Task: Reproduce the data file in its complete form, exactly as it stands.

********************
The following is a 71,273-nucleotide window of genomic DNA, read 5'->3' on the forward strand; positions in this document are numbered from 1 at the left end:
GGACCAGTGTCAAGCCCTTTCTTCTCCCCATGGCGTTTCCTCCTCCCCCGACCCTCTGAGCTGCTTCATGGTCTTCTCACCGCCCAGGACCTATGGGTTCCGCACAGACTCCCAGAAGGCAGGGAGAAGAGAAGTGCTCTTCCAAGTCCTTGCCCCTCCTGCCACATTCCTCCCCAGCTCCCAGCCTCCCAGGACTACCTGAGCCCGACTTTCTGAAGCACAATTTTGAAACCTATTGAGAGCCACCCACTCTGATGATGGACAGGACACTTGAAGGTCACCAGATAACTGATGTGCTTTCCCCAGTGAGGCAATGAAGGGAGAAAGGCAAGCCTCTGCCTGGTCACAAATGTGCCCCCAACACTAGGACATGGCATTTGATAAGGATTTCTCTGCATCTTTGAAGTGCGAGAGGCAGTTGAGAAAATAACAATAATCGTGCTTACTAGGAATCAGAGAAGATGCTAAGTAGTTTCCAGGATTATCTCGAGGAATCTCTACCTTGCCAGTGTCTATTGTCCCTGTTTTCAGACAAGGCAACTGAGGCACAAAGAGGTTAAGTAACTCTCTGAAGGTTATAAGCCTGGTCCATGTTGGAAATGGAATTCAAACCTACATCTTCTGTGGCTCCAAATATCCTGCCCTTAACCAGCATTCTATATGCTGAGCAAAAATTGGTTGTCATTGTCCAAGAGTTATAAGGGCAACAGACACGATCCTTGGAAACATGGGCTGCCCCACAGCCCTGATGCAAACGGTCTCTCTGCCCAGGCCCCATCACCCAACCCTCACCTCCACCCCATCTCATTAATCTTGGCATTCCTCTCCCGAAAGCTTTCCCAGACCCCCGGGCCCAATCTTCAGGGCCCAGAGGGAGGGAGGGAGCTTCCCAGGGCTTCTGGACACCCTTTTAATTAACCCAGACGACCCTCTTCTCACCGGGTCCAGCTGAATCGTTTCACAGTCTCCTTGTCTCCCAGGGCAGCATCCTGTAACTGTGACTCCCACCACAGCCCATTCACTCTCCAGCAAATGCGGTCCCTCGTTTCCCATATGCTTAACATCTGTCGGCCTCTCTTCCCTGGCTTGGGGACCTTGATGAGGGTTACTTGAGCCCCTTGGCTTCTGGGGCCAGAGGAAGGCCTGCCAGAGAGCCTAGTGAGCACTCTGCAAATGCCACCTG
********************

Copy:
The following is a 71,273-nucleotide window of genomic DNA, read 5'->3' on the forward strand; positions in this document are numbered from 1 at the left end:
GGACCAGTGTCAAGCCCTTTCTTCTCCCCATGGCGTTTCCTCCTCCCCCGACCCTCTGAGCTGCTTCATGGTCTTCTCACCGCCCAGGACCTATGGGTTCCGCACAGACTCCCAGAAGGCAGGGAGAAGAGAAGTGCTCTTCCAAGTCCTTGCCCCTCCTGCCACATTCCTCCCCAGCTCCCAGCCTCCCAGGACTACCTGAGCCCGACTTTCTGAAGCACAATTTTGAAACCTATTGAGAGCCACCCACTCTGATGATGGACAGGACACTTGAAGGTCACCAGATAACTGATGTGCTTTCCCCAGTGAGGCAATGAAGGGAGAAAGGCAAGCCTCTGCCTGGTCACAAATGTGCCCCCAACACTAGGACATGGCATTTGATAAGGATTTCTCTGCATCTTTGAAGTGCGAGAGGCAGTTGAGAAAATAACAATAATCGTGCTTACTAGGAATCAGAGAAGATGCTAAGTAGTTTCCAGGATTATCTCGAGGAATCTCTACCTTGCCAGTGTCTATTGTCCCTGTTTTCAGACAAGGCAACTGAGGCACAAAGAGGTTAAGTAACTCTCTGAAGGTTATAAGCCTGGTCCATGTTGGAAATGGAATTCAAACCTACATCTTCTGTGGCTCCAAATATCCTGCCCTTAACCAGCATTCTATATGCTGAGCAAAAATTGGTTGTCATTGTCCAAGAGTTATAAGGGCAACAGACACGATCCTTGGAAACATGGGCTGCCCCACAGCCCTGATGCAAACGGTCTCTCTGCCCAGGCCCCATCACCCAACCCTCACCTCCACCCCATCTCATTAATCTTGGCATTCCTCTCCCGAAAGCTTTCCCAGACCCCCGGGCCCAATCTTCAGGGCCCAGAGGGAGGGAGGGAGCTTCCCAGGGCTTCTGGACACCCTTTTAATTAACCCAGACGACCCTCTTCTCACCGGGTCCAGCTGAATCGTTTCACAGTCTCCTTGTCTCCCAGGGCAGCATCCTGTAACTGTGACTCCCACCACAGCCCATTCACTCTCCAGCAAATGCGGTCCCTCGTTTCCCATATGCTTAACATCTGTCGGCCTCTCTTCCCTGGCTTGGGGACCTTGATGAGGGTTACTTGAGCCCCTTGGCTTCTGGGGCCAGAGGAAGGCCTGCCAGAGAGCCTAGTGAGCACTCTGCAAATGCCACCTG